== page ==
Entertainment programmes have also been used to air anti-Qatar messages. For example, Rotana media company produced songs by popular artists stigmatizing Qatar (“Qulo la Qatar”- “Tell Qatar”, and “Sanoalem Qatar”- “We will teach Qatar”) and well-known television series on MBC and Rotana channels (“Selfie” and “Garabeb Sood”) conveyed negative messages on Qatar, which have been regularly and widely broadcast.

The Governments of KSA, UAE and Bahrain announced, via their respective news agencies, that any individuals within their jurisdiction expressing empathy vis-à-vis Qatar would be subjected to criminal sanctions in the form of hefty fines and/or detention. A group of editors-in-chief of Qatari newspapers met by the team stated that an Adviser to the Royal Court in KSA, reportedly, was orchestrating the media campaign against Qatar, referring to the mobilization of a “social media army”. They also alleged that person had been urging people, via tweeter, to denounce individuals supporting Qatar or Qataris through a hotline number, which had reportedly generated 800 calls.

The effect of this media campaign may amount to a form of incitement. It has also undoubtedly created anxiety among many people in KSA, UAE and Bahrain who have had close family, amical or commercial ties with Qataris. Most journalists met by the team referred to the fear this situation has instilled among their colleagues and friends in KSA, UAE and Bahrain. Several interlocutors further noted they would be contacted by relatives and friends in KSA through non-KSA phone numbers for fear of being tracked.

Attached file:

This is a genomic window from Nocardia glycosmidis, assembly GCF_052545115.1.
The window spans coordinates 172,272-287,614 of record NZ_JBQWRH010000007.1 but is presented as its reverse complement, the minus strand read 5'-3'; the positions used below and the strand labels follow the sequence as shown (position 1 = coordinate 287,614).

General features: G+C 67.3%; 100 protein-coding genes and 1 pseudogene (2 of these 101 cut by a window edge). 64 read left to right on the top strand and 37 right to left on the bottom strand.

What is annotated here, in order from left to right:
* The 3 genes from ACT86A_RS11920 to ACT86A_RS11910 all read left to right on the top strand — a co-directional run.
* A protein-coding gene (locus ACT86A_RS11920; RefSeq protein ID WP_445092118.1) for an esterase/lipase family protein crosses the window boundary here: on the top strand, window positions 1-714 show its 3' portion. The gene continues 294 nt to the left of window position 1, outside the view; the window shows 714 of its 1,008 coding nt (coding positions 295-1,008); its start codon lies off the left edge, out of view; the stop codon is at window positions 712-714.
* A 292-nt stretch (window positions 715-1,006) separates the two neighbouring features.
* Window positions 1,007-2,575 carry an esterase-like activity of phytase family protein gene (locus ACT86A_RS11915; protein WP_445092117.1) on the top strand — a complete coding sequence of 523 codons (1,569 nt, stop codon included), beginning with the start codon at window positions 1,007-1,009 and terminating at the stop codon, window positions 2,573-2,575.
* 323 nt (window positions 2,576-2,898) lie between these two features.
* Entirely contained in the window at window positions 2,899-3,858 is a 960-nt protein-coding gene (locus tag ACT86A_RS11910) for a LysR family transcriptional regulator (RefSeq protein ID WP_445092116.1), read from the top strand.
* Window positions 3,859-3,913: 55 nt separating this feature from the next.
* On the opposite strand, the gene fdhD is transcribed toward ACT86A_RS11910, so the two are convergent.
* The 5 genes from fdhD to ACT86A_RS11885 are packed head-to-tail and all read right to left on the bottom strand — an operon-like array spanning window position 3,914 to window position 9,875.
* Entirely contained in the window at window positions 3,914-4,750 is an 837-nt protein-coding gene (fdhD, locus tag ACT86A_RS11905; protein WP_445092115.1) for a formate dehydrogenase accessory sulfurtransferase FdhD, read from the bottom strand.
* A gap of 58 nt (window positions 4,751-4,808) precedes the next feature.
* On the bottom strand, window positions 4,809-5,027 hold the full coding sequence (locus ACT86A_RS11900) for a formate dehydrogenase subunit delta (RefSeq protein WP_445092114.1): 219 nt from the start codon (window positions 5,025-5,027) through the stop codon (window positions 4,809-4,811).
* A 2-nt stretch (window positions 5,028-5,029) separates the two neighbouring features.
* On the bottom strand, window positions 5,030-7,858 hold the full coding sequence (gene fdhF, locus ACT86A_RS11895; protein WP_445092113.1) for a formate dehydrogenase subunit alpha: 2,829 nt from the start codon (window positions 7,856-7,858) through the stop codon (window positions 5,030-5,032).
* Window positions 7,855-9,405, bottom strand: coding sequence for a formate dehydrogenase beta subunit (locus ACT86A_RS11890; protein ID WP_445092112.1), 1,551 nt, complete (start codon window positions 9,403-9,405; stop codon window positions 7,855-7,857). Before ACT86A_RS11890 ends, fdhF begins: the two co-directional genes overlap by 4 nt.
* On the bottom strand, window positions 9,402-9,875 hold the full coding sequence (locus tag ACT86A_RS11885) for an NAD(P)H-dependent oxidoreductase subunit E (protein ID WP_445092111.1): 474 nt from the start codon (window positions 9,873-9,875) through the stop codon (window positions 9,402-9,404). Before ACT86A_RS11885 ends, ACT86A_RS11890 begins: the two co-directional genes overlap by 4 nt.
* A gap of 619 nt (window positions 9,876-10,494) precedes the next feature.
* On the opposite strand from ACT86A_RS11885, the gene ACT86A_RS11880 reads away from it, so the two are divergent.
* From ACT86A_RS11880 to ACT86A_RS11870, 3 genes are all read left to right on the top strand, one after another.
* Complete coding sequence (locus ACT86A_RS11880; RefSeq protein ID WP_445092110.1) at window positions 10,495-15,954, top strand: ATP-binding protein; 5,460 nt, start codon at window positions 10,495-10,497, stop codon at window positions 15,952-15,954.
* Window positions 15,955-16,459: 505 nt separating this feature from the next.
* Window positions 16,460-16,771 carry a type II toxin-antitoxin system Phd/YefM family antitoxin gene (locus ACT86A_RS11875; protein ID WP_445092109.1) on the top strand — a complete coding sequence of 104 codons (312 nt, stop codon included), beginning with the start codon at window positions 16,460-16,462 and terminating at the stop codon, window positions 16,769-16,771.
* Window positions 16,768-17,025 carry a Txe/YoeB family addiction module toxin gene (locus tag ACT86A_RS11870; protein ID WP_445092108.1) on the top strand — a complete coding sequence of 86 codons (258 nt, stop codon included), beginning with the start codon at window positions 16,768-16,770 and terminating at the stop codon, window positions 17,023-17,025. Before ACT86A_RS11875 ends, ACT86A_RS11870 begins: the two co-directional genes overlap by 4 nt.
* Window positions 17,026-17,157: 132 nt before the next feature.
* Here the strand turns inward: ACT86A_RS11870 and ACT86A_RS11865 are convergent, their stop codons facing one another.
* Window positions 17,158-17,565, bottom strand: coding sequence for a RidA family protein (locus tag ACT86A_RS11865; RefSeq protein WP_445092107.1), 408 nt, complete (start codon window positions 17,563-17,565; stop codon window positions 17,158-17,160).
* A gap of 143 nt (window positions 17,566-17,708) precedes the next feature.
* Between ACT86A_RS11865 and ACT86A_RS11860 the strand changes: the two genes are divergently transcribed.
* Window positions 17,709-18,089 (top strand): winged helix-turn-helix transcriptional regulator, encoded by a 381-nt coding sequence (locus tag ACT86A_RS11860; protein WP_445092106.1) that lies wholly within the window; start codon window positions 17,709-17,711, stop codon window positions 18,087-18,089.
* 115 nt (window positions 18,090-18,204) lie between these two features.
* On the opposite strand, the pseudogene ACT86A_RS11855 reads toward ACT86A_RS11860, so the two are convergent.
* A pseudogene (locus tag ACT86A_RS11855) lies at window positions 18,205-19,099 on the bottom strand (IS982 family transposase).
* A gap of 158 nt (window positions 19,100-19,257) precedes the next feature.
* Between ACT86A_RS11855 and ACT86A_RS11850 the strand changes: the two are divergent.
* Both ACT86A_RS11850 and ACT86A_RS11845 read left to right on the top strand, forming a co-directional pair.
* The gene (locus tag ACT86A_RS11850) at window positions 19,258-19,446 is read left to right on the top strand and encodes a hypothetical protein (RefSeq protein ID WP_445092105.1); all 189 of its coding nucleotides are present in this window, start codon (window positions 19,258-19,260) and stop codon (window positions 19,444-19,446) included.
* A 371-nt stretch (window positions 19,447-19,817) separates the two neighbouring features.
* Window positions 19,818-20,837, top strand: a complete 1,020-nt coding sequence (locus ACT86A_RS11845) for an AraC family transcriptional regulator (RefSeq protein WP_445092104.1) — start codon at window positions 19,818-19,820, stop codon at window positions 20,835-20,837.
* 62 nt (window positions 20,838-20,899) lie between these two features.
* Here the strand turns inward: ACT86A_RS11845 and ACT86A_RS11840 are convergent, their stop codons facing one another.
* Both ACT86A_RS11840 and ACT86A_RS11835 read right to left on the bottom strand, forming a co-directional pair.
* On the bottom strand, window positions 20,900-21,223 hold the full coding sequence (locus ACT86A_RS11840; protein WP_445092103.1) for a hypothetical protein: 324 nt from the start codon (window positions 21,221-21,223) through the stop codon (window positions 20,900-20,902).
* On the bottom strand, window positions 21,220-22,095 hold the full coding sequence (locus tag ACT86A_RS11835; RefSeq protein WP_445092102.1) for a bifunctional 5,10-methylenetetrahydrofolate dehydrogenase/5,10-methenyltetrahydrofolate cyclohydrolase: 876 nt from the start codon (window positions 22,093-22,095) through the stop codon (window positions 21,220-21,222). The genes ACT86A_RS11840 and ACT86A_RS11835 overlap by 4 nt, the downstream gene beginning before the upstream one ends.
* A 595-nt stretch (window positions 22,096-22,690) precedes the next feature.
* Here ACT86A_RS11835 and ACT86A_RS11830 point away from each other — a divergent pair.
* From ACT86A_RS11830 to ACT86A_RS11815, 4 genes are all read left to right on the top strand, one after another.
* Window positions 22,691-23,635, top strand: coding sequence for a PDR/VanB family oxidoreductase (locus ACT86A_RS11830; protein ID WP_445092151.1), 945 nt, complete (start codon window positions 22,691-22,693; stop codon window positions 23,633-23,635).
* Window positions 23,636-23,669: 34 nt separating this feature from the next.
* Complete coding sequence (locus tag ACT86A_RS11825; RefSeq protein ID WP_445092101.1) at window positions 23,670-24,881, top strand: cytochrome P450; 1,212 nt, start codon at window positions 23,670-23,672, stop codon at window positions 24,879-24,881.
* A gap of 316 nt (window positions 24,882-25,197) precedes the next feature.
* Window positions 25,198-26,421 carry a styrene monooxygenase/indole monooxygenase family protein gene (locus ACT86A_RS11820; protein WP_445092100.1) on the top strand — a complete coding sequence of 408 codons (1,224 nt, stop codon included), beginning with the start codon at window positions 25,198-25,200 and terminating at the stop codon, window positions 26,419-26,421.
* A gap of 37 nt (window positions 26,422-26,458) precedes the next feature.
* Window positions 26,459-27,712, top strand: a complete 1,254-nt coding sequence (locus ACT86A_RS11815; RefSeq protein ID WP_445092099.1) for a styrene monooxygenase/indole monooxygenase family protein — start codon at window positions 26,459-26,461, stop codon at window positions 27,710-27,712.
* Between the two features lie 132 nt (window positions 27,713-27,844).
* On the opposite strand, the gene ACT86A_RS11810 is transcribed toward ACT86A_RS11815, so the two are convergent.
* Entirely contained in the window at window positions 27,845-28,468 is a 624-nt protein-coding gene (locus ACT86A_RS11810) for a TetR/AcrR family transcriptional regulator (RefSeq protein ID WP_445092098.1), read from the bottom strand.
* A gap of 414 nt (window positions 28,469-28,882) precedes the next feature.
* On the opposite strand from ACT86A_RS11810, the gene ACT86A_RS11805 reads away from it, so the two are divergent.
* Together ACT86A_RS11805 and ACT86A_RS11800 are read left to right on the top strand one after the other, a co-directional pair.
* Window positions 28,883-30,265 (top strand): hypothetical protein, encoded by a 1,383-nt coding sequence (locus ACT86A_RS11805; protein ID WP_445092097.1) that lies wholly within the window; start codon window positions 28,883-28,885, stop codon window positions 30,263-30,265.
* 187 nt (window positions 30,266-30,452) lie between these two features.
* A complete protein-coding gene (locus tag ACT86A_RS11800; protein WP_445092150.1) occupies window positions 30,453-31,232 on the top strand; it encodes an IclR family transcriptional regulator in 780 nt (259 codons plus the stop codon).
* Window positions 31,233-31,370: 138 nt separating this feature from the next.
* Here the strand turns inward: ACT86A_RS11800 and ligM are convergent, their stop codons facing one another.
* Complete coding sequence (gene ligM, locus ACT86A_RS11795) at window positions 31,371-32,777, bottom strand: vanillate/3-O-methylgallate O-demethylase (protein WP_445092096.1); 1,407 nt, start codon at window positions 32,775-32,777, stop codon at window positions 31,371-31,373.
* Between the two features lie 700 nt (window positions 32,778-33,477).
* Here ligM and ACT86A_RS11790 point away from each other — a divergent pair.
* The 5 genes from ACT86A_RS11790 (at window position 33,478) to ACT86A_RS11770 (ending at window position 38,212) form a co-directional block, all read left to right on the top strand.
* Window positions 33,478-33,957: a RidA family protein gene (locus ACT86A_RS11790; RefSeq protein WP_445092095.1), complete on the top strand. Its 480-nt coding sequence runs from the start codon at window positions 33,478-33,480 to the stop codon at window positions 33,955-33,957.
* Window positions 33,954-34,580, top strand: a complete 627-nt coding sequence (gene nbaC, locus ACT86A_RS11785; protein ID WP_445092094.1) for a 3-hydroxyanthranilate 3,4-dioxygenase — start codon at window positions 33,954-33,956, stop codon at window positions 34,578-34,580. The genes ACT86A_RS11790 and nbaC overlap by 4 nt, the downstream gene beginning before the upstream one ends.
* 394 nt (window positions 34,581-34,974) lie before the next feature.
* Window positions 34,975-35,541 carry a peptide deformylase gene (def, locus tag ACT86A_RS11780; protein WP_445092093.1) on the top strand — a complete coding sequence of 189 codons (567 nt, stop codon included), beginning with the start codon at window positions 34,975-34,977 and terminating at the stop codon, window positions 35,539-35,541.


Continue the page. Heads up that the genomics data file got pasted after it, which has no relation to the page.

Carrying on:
The Governments of KSA, UAE and Bahrain have suspended the circulation and broadcasting of all Qatari and Qatar-based media and, as satellite diffusion cannot be controlled, they prohibited commercial entities (such as hotels) to offer access to such media (namely Al Jazeera, BEIN Sports and associated channels). The case of Al Jazeera is emblematic as the closure of this broadcaster and affiliate stations remains one of the requirements set by the Quartet to restore diplomatic ties with Qatar.

All interlocutors met by the team stated that the Government of Qatar had clearly instructed all Qataris, Qatari based institutions, companies and media not to criticize the citizens of KSA, UAE and Bahrain. The Qatari and Qatar-based media met by the team, including Al Jazeera, all declared they had encouraged their staff members from the Quartet countries to remain in Doha.

The editor-in-chief of Al Raya Qatari newspaper a daily newspaper, noted that 50 to 60 per cent of his journalists were Egyptians and that while all had left Qatar after the call of their Government on its citizens to come home, 40 per cent of them had returned to Qatar after obtaining formal approval from the Egyptian authorities. Al Jazeera reported that only three of their 26 journalists from KSA had left while its 349 Egyptian and three Bahraini employees had continued to work for the broadcaster.  

 

Source: DCMF + NHRC

All rights reserved, Doha Centre for Media Freedom 2017